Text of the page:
DACA can continue, thanks to a federal judge in Brooklyn who gave a boost to the young people who depend upon the Deferred Action for Childhood Arrivals Program to live legally in the United States. Judge Nicholas G. Garaufis issued a nationwide injunction to prevent the Trump administration from ending the program.
Judge Garaufis said the Trump administration did not offer adequate legal grounds for ending the program created by President Obama. He wrote that the Trump Justice Department claimed the creation of DACA was unconstitutional, and he said that “conclusion was erroneous.”
This ruling gave heart to Dreamers and advocates who have struggled to protect young people brought to the United States as children by their parents, who know only the U.S. as their home.
Marielena Hincapé of the National Immigration Law Center said, “This ruling is particularly important as the arbitrary March 5th deadline that resulted in the crisis President Trump created is right around the corner.”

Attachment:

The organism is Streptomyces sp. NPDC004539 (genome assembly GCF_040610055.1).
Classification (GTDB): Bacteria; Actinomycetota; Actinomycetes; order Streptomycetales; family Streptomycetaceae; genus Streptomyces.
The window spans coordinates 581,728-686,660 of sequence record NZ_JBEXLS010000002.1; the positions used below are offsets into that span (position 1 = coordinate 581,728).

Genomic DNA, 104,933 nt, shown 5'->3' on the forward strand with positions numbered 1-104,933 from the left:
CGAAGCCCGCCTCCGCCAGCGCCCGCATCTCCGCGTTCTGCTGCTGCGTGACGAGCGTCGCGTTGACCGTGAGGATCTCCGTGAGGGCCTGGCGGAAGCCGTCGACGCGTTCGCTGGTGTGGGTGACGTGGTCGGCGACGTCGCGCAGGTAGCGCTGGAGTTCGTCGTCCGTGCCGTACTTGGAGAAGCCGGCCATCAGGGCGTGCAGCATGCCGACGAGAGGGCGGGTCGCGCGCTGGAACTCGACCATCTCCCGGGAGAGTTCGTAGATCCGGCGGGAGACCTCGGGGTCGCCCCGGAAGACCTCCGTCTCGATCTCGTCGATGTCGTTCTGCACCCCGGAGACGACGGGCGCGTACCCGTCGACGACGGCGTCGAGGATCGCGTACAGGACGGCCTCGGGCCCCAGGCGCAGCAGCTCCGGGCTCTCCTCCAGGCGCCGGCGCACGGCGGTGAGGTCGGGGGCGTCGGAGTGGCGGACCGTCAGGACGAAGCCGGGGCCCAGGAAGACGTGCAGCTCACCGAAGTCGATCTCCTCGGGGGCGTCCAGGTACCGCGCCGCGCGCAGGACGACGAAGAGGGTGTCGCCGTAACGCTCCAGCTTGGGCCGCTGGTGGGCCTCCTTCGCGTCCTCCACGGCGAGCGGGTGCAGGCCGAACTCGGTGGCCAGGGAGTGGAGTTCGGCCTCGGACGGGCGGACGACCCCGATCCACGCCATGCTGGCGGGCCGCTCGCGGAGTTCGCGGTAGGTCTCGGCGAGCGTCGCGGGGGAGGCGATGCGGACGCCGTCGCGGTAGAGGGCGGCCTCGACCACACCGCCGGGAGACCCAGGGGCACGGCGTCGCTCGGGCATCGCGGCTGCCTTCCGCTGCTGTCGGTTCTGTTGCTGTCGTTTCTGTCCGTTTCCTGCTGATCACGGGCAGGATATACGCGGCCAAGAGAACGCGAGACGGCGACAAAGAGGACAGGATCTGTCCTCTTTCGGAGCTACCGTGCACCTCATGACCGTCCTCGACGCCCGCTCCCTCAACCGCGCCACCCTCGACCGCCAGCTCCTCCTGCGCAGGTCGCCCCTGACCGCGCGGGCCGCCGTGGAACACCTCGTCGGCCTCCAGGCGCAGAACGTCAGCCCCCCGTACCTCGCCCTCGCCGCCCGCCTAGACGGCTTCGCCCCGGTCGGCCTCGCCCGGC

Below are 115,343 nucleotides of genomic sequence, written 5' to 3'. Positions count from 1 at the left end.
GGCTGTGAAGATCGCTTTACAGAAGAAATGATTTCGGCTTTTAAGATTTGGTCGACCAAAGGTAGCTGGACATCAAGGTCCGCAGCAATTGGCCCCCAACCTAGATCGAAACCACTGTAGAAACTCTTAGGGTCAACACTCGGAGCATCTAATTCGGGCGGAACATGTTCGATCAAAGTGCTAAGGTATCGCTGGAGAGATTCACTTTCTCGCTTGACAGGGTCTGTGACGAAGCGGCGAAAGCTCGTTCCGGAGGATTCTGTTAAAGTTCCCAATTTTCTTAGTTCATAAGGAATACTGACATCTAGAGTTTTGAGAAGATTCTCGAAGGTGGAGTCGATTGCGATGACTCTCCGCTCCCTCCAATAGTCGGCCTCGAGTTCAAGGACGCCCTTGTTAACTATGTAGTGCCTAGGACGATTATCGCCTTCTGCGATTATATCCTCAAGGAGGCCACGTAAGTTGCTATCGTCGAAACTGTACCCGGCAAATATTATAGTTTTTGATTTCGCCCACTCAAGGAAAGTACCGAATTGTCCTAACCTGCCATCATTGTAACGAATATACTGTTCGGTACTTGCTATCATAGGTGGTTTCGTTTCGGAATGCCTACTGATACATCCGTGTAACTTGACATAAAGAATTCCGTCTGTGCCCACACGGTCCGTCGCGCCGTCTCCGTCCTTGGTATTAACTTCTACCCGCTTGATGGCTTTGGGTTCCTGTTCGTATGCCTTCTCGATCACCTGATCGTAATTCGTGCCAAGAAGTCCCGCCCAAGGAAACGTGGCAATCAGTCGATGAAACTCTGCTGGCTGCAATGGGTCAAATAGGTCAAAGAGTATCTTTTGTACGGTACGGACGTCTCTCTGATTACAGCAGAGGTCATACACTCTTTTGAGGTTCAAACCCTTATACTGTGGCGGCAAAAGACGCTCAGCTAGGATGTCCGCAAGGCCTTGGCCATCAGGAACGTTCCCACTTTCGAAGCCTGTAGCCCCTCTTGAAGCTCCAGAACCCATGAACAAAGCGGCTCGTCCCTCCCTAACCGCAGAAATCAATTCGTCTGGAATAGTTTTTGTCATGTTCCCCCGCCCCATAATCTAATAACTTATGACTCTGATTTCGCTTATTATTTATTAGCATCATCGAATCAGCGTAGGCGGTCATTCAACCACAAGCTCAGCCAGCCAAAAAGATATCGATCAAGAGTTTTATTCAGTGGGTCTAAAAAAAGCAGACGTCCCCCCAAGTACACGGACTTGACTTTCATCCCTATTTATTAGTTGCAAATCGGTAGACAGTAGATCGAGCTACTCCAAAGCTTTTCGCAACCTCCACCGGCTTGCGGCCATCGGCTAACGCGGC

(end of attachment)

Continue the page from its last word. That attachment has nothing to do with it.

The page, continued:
This is the second time in two months that a federal judge ruled against the Trump administration in favor of DACA. On January 9, 2018 Judge William Alsup of the Federal District Court in San Francisco ruled that the administration must “maintain the program on a nationwide basis.”
New York Attorney General Eric Schneiderman led a coalition of 17 attorneys general and a group of non-profits including the National Immigration Law Center and Make the Road by Walking.
He said, “Federal courts from coast to coast have now reviewed the record and reached the same conclusion: President Trump’s decision to rescind DACA was illegal. Today’s federal court ruling is a victory for the over 42,000 New York Dreamers and more than 700,000 Dreamers across the country. There is much more work ahead to permanently preserve DACA and protect the millions of American families, businesses, hospitals, and universities that depend on Dreamers every day to succeed, but today is an important step forward in that fight.”
It’s expected that the Trump administration will ask the U.S. Supreme Court to take up the case quickly.